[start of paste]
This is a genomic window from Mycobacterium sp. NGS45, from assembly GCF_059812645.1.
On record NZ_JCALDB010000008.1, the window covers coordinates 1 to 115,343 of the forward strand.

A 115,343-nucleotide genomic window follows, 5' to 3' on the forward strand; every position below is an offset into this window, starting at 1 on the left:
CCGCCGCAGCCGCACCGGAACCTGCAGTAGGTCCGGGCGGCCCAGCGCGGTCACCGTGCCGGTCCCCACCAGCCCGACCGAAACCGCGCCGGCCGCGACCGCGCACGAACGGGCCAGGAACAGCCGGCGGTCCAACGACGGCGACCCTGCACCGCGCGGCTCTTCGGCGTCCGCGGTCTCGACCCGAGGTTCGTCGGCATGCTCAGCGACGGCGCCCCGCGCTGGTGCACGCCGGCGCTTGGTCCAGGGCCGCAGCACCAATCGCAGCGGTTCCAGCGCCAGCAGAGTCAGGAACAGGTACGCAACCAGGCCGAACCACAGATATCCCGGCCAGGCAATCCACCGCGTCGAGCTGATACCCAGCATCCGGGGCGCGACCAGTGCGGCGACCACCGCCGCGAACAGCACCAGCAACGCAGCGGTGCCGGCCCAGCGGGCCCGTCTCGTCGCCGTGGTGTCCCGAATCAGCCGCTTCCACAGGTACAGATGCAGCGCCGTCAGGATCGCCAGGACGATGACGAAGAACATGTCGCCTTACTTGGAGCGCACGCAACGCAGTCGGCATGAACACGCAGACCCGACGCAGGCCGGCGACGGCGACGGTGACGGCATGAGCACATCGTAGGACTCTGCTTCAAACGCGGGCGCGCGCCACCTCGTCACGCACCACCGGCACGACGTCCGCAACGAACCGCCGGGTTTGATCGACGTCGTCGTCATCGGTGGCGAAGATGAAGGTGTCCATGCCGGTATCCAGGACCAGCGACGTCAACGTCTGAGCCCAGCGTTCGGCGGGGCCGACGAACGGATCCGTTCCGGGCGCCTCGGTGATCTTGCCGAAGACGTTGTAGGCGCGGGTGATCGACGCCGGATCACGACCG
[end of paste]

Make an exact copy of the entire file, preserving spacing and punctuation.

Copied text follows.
This is a genomic window from Mycobacterium sp. NGS45, from assembly GCF_059812645.1.
On record NZ_JCALDB010000008.1, the window covers coordinates 1 to 115,343 of the forward strand.

A 115,343-nucleotide genomic window follows, 5' to 3' on the forward strand; every position below is an offset into this window, starting at 1 on the left:
CCGCCGCAGCCGCACCGGAACCTGCAGTAGGTCCGGGCGGCCCAGCGCGGTCACCGTGCCGGTCCCCACCAGCCCGACCGAAACCGCGCCGGCCGCGACCGCGCACGAACGGGCCAGGAACAGCCGGCGGTCCAACGACGGCGACCCTGCACCGCGCGGCTCTTCGGCGTCCGCGGTCTCGACCCGAGGTTCGTCGGCATGCTCAGCGACGGCGCCCCGCGCTGGTGCACGCCGGCGCTTGGTCCAGGGCCGCAGCACCAATCGCAGCGGTTCCAGCGCCAGCAGAGTCAGGAACAGGTACGCAACCAGGCCGAACCACAGATATCCCGGCCAGGCAATCCACCGCGTCGAGCTGATACCCAGCATCCGGGGCGCGACCAGTGCGGCGACCACCGCCGCGAACAGCACCAGCAACGCAGCGGTGCCGGCCCAGCGGGCCCGTCTCGTCGCCGTGGTGTCCCGAATCAGCCGCTTCCACAGGTACAGATGCAGCGCCGTCAGGATCGCCAGGACGATGACGAAGAACATGTCGCCTTACTTGGAGCGCACGCAACGCAGTCGGCATGAACACGCAGACCCGACGCAGGCCGGCGACGGCGACGGTGACGGCATGAGCACATCGTAGGACTCTGCTTCAAACGCGGGCGCGCGCCACCTCGTCACGCACCACCGGCACGACGTCCGCAACGAACCGCCGGGTTTGATCGACGTCGTCGTCATCGGTGGCGAAGATGAAGGTGTCCATGCCGGTATCCAGGACCAGCGACGTCAACGTCTGAGCCCAGCGTTCGGCGGGGCCGACGAACGGATCCGTTCCGGGCGCCTCGGTGATCTTGCCGAAGACGTTGTAGGCGCGGGTGATCGACGCCGGATCACGACCG